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Harnessing the benefits of pre-registration for non-experimental studies: Personal experience and examples from psychological research

Always thought that pre-registration is not meant for your kind of research? Think again!

Published onJul 27, 2021
Harnessing the benefits of pre-registration for non-experimental studies: Personal experience and examples from psychological research

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Open science is on the rise within psychological research. In the last decennia, the field has demonstrated an increasingly self-reflective and self-critical stance, and with this has come a proliferation of recommendations and best practices for improving the openness, reproducibility, and trustworthiness of empirical findings. One promising development is the more common adoption of pre-registration: the explicit specification of research questions, methodological and analytical approach, and, when applicable, hypotheses before the start of data collection and/or analysis.

However, there seems to be a persistent idea among some scholars that pre-registration is only relevant to a certain type of psychological research, more specifically quantitative research, preferably experimental. We argue that the spirit of open science and the benefits of pre-registration can be applicable to any type of empirical research. With examples from qualitative and longitudinal questionnaire studies from our own lab, we show that pre-registration should not be seen as a straightjacket but can be used as a flexible tool in non-experimental studies as well. Importantly, we approach pre-registration as an exercise in which one can make mistakes and learn and grow along the way. We discuss, for example, how we have dealt with deviations from pre-registration plans, pre-existing knowledge of data, and the integration of progressive insight into updated pre-registrations.

Systematically implementing pre-registration as a practice in our lab has provided us with important benefits, including more thorough and reflective insight, transparent and efficient communication with colleagues, an optimized workflow, better anticipation of risks and difficulties, and extra credibility for our claims. We do not advocate for pre-registration as an enforced obligation, but as a useful tool that can work to your advantage. Although not all types of research will likely benefit equally from pre-registration in the narrow sense, we believe that systematically performing some form of registration exercise is to the benefit of both science and scientists.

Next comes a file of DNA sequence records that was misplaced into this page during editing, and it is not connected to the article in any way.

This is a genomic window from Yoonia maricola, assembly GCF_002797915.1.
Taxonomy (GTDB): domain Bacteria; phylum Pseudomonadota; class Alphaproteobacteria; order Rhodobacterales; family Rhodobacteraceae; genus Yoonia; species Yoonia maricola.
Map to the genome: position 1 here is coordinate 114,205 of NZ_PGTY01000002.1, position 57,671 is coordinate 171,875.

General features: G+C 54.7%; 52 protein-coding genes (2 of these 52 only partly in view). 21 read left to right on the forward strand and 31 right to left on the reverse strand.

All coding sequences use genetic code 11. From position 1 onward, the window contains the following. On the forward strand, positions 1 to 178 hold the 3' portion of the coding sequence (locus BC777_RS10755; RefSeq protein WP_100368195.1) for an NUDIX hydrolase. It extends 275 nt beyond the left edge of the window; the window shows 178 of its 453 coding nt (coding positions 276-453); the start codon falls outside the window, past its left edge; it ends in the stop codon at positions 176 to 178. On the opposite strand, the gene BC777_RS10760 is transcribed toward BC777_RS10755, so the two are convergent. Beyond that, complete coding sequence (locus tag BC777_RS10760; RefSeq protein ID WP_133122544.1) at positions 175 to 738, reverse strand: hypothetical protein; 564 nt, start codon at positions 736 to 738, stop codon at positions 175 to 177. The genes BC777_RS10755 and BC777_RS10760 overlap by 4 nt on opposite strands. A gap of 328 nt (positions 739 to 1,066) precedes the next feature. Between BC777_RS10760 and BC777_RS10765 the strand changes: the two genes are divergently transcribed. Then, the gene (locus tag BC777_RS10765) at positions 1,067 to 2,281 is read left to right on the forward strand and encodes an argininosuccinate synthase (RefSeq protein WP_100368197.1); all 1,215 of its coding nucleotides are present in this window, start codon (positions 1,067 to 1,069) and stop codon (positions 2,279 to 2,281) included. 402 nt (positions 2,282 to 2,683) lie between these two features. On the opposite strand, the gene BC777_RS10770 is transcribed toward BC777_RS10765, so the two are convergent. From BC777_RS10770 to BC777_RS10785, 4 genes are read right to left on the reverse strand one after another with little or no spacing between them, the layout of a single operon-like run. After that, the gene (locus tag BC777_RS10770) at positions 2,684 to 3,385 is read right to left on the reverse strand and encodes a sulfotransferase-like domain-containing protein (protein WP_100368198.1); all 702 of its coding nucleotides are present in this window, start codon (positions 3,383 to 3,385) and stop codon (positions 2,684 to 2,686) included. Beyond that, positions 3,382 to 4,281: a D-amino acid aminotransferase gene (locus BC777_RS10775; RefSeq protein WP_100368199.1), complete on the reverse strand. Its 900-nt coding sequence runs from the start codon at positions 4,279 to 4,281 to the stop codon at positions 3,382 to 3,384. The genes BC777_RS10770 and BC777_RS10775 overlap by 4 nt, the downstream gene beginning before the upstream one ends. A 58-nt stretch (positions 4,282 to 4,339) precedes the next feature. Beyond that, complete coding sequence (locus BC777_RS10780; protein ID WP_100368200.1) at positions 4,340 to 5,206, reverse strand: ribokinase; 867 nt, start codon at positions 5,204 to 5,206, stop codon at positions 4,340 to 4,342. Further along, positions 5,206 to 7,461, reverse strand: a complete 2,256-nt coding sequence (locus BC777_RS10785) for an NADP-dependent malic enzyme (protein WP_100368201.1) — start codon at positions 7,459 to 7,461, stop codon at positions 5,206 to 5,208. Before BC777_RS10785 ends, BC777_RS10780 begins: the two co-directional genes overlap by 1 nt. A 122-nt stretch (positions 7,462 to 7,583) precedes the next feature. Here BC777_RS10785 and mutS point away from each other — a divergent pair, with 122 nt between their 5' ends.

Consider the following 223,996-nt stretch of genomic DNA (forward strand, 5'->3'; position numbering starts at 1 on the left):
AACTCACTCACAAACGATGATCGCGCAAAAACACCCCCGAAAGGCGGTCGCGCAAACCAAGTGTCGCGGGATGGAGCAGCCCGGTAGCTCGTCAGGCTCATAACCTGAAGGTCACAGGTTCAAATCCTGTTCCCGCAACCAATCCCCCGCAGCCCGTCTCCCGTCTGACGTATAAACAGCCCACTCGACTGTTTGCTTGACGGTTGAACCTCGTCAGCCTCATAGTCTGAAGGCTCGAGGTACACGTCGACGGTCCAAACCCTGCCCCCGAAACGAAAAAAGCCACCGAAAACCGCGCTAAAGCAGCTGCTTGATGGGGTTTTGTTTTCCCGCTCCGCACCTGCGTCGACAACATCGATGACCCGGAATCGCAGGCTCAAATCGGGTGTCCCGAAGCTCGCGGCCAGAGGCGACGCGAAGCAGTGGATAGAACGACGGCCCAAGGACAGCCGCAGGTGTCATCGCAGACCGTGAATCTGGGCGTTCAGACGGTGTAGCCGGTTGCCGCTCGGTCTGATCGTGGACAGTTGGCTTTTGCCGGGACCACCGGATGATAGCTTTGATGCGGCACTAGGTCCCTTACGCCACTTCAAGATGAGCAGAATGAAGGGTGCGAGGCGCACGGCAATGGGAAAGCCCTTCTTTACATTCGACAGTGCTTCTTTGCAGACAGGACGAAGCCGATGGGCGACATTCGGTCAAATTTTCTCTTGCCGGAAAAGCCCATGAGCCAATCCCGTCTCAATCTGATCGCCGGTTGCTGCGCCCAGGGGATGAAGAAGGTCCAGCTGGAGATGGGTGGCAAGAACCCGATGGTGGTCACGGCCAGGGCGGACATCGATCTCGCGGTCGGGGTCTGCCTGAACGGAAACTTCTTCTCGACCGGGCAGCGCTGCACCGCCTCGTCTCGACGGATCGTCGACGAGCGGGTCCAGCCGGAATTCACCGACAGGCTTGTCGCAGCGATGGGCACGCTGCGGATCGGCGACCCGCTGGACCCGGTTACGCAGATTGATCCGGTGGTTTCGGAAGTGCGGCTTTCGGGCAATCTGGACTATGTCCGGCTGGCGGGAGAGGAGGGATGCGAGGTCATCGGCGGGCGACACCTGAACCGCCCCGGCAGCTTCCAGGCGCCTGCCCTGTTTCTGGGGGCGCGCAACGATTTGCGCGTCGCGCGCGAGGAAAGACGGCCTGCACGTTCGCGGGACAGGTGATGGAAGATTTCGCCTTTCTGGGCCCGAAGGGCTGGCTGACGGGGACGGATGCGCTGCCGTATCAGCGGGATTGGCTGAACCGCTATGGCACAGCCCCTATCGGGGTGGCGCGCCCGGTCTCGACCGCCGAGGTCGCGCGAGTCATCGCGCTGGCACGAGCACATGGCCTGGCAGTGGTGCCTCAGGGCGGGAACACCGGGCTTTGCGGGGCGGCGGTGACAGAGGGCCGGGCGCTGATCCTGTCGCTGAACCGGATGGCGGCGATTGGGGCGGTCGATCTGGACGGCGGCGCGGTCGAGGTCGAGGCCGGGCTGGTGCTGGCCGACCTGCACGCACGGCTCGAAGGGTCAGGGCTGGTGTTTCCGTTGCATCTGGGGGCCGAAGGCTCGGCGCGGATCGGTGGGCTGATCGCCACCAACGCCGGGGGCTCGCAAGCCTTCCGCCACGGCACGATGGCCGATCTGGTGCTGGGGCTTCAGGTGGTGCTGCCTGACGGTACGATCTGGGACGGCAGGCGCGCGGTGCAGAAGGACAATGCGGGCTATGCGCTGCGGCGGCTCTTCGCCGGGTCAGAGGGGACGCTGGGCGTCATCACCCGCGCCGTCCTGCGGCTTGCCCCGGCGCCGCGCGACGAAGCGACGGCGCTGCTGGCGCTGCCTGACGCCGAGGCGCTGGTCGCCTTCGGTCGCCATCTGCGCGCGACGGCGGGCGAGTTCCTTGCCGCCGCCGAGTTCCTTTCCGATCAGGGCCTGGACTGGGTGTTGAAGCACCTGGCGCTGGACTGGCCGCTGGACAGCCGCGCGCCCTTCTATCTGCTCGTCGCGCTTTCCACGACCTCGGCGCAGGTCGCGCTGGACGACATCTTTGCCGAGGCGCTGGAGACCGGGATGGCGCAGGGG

Author biographies

Laura Dewitte (KU Leuven) is a postdoc in the Meaning Research Late Life team of prof. Jessie Dezutter (Research Unit for School Psychology and Development in Context). Her research focuses mainly on the experience of meaning in life for older adults with dementia and its relation to their well-being and cognitive functioning. Her interest in open science was sparked during her master’s thesis under guidance of prof. Wolf Vanpaemel and dr. Sara Steegen, for which she performed a replication study for the Reproducibility Project Psychology. Since then, she has been following the open science debate and developments with great interest.

Tine Schellekens (KU Leuven) obtained her master’s degree in Clinical and Health Psychology from KU Leuven in July 2004. She has been working for over a decade as a clinical psychologist and therapist in a multifunctional centre for children, adolescents, and families with severe emotional and behavioral problems. In 2018, she started her PhD research which focuses on the psychological understanding and experience of grace. Tine uses a combination of qualitative and quantitative methods, including self-report questionnaires, web-based tools, and in-depth interviews. She is interested in the lay conceptualization of grace and the delineated psychological experience of grace. Furthermore, she is interested in existential psychology, posttraumatic growth, and conceptualizations of self and other.

Judith Appel (KU Leuven) is a PhD student in the Meaning Research Late Life team of prof. Jessie Dezutter since 2020, after obtaining master’s degrees in Behavioral Science (Radboud University Nijmegen) and Positive Psychology and Technology (University of Twente). In her PhD research, Judith investigates the role of existential anxiety in the experience of tiredness of life/‘completed life’ in old age. She makes use of a mixed method design to explore both the lived experience and the development of existential anxiety and tiredness of life over time. For this research, she received a PhD fellowship grant for fundamental research of the Research Foundations Flanders (FWO).

Jessie Dezutter (KU Leuven) is an associate research professor conducting research that sits at the boundaries of positive psychology, existential psychology, and gerontology. She directs the Meaning Research Late Life Lab and co-directs, with her colleague prof. Siebrecht Vanhooren, the KU Leuven Meaning & Existence Research Center. She is the chair of LIRAM, the KU Leuven Interdisciplinary Center Lived Religion and Meaning. Her current research lines focus on how meaningfulness is related to late life psychological functioning and mental health, how existential givens are experienced at highly advanced age, and whether and how existential struggles are related to psychological suffering. She is an advocate for a biopsychosocial-existential approach of elderly care. Her research and her team is interdisciplinary in nature and she combines quantitative and qualitative studies.

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